Publisher: Taylor & Francis Ltd
Number of pages: 184
Weight: 386 g
Dimensions: 229 x 152 x 16 mm
"I couldn't put down this wonderful book! In a superbly insightful critique, which aims to repair the world instead of just complaining, the authors vividly portray very different types of citizens' groups, from the sort that protest failing schools in poor neighborhoods to those that advocate building more dog parks or hosting neighborhood Halloween parades. Each kind has democracy-promoting properties, as well as blind spots. Everyone who thinks about citizens' abilities to address our country's devastating social inequalities should read this gripping, delightful, funny, and theoretically important book."
-Nina Eliasoph, author of Making Volunteers: Civic Life after Welfare's End
"There are plenty of exhortations to civic engagement. This book is more. It is an effort to understand how
Americans imagine civic life and their roles as citizens and how this civic imagination works both as a basis for public participation and a limit to it. Based on empirical research, it will also draw readers-including students-into their own efforts to use knowledge to make a difference in public life."
-Craig Calhoun, Director, London School of Economics and Political Science
"This book represents a welcome effort to document the vast energies that Americans expend in organizing in their communities-just as they claim to reject `politics' as corrupt. It is unusual in its emphasis on the importance of the historical moment in the emergence of different groups, strategies, and imaginations. The authors explore the different visions for the future and diverse strategies that citizens employ to make their voices heard. They show that many groups critical of inequality and neoliberal policies were already percolating before Occupy emerged."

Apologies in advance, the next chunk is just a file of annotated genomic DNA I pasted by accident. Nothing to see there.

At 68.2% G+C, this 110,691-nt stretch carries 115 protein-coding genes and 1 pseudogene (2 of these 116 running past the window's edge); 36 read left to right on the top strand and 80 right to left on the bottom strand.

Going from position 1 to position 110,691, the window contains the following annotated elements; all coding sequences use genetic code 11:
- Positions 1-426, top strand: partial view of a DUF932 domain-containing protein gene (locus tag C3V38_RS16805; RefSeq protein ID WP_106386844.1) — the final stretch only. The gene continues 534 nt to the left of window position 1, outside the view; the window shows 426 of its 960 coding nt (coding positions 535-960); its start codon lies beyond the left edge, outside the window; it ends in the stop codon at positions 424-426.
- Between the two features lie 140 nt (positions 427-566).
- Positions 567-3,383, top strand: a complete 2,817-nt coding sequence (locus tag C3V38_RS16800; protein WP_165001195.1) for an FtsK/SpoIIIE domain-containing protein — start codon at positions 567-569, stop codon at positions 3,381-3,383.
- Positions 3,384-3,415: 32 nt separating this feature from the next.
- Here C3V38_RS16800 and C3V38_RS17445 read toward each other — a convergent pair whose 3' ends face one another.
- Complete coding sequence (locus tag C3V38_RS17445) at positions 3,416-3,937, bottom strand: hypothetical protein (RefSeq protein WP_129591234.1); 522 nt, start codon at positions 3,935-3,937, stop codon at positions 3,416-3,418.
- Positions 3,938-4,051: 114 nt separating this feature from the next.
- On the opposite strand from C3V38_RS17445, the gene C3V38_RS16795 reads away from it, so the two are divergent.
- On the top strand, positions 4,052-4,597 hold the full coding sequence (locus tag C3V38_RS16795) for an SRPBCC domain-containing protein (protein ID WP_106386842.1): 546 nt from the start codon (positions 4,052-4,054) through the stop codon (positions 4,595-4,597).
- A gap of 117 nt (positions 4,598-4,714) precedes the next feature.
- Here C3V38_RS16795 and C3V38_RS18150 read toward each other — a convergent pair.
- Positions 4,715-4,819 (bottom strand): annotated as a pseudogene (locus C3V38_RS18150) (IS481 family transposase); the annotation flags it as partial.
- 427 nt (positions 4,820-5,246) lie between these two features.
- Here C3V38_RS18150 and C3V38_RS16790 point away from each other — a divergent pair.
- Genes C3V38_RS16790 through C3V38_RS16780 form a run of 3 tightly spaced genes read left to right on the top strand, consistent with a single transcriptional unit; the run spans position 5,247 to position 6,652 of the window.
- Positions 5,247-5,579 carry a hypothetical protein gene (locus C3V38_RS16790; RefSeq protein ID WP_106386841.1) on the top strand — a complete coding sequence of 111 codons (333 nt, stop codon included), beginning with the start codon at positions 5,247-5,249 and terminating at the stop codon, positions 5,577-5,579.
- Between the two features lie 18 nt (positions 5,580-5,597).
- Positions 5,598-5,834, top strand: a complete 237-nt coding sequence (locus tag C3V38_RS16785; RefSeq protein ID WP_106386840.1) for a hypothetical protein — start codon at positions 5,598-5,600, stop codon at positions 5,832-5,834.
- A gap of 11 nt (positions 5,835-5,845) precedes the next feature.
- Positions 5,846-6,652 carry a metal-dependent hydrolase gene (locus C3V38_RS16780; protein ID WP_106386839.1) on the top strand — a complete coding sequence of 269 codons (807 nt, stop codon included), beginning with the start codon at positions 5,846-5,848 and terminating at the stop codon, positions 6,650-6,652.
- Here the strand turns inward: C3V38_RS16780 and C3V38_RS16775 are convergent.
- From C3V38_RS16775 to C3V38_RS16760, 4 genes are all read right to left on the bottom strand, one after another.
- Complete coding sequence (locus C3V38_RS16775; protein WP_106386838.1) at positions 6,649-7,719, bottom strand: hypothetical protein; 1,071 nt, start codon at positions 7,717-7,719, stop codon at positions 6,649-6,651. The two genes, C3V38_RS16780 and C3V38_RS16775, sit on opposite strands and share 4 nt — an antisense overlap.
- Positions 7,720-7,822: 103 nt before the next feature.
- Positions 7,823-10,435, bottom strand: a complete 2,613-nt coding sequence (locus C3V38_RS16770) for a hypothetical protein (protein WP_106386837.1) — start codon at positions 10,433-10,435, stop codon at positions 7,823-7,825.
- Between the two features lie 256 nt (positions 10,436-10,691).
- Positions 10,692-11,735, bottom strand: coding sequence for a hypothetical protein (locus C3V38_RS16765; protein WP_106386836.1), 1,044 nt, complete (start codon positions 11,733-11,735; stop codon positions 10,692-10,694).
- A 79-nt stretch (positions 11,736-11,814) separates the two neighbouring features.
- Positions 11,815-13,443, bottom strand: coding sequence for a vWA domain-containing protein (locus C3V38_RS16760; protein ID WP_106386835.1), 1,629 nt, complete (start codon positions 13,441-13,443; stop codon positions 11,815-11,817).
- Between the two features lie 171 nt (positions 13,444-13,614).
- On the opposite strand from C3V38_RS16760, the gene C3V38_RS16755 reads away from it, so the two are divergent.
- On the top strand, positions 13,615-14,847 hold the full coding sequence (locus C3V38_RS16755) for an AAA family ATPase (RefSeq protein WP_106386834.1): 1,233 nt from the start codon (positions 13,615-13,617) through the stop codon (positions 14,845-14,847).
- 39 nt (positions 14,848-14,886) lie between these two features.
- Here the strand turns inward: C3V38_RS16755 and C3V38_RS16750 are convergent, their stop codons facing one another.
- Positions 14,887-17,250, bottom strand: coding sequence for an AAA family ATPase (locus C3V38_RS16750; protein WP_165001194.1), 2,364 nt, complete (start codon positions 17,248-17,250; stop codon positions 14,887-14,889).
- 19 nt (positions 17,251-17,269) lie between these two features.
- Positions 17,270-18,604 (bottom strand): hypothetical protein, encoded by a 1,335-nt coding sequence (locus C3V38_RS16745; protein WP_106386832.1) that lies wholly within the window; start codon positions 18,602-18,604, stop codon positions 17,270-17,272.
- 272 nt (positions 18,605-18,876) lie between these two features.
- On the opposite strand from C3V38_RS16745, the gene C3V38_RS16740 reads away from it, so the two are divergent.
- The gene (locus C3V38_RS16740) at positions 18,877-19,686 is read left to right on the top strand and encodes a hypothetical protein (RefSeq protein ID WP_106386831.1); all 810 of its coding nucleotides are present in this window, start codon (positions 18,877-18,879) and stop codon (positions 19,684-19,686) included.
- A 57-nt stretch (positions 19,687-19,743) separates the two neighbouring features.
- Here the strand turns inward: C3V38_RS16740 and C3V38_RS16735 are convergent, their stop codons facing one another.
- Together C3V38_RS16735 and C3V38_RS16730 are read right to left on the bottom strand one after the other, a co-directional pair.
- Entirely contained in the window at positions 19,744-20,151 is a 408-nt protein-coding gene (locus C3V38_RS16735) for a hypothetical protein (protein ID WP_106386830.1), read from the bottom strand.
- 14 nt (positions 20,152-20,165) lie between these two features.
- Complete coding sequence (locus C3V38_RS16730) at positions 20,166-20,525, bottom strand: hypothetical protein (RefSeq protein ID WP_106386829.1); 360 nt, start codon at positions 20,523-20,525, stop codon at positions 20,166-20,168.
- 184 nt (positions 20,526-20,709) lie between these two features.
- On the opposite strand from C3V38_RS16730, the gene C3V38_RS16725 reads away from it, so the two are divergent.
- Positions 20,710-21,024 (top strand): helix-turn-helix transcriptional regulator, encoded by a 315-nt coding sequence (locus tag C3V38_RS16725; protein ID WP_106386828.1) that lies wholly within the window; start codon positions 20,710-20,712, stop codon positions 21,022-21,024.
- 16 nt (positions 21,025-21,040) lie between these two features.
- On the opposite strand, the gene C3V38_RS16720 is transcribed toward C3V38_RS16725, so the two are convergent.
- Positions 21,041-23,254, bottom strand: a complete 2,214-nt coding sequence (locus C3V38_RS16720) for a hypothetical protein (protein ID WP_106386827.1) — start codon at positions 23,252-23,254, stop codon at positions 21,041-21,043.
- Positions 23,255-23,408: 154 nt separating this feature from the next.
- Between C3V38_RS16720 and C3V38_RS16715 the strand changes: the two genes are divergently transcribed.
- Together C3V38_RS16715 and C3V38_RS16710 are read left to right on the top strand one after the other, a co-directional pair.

-Ida Susser, author of Norman Street: Poverty and Politics in an Urban Neighborhood
"Before you give up on our democracy, read this book! From an intense, on-the-ground experience, Civic Imagination reveals that, despite our culture's veneer of cynicism, democratic conversation and civic engagement are alive and deeply rewarding. The story told here confirms for me the deep, and too often unmet, human need for voice and agency. Just the book I need now!"
-Frances Moore Lappe, author of Diet for a Small Planet and Democracy's Edge
"In the new book The Civic Imagination a group of ethnographers provide a detailed, account of how civically active Americans understand, talk and act on their different visions for social change. Reporting on the ways that organizers envision their impacts on society, but also how they feel they have innovated new forms of participating, this multi-site ethnography challenges assertions that we live in a political age driven American apathy. At the same time, this book reminds us of the limitations, if not blinders, of these new forms of political involvement, particularly revolving issues of inequality."
-The Society Pages, click here to listen to the full interview with the authors